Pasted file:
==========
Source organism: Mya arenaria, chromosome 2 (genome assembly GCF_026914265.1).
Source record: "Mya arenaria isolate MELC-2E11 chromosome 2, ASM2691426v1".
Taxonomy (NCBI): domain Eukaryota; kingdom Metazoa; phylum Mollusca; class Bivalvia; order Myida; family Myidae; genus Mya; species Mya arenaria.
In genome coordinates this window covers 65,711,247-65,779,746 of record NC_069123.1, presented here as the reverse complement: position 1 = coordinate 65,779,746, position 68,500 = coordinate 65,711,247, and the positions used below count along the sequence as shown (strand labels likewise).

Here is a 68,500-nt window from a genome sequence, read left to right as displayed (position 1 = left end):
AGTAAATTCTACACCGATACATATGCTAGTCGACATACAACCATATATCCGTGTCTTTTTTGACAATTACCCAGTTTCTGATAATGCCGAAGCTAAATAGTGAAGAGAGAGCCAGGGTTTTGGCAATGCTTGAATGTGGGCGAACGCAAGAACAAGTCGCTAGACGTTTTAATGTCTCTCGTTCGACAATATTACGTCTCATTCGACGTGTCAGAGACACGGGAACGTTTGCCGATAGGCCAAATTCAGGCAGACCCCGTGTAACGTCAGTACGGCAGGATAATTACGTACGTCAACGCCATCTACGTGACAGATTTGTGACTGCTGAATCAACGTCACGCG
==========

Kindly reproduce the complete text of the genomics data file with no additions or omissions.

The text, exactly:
Source organism: Mya arenaria, chromosome 2 (genome assembly GCF_026914265.1).
Source record: "Mya arenaria isolate MELC-2E11 chromosome 2, ASM2691426v1".
Taxonomy (NCBI): domain Eukaryota; kingdom Metazoa; phylum Mollusca; class Bivalvia; order Myida; family Myidae; genus Mya; species Mya arenaria.
In genome coordinates this window covers 65,711,247-65,779,746 of record NC_069123.1, presented here as the reverse complement: position 1 = coordinate 65,779,746, position 68,500 = coordinate 65,711,247, and the positions used below count along the sequence as shown (strand labels likewise).

Here is a 68,500-nt window from a genome sequence, read left to right as displayed (position 1 = left end):
AGTAAATTCTACACCGATACATATGCTAGTCGACATACAACCATATATCCGTGTCTTTTTTGACAATTACCCAGTTTCTGATAATGCCGAAGCTAAATAGTGAAGAGAGAGCCAGGGTTTTGGCAATGCTTGAATGTGGGCGAACGCAAGAACAAGTCGCTAGACGTTTTAATGTCTCTCGTTCGACAATATTACGTCTCATTCGACGTGTCAGAGACACGGGAACGTTTGCCGATAGGCCAAATTCAGGCAGACCCCGTGTAACGTCAGTACGGCAGGATAATTACGTACGTCAACGCCATCTACGTGACAGATTTGTGACTGCTGAATCAACGTCACGCG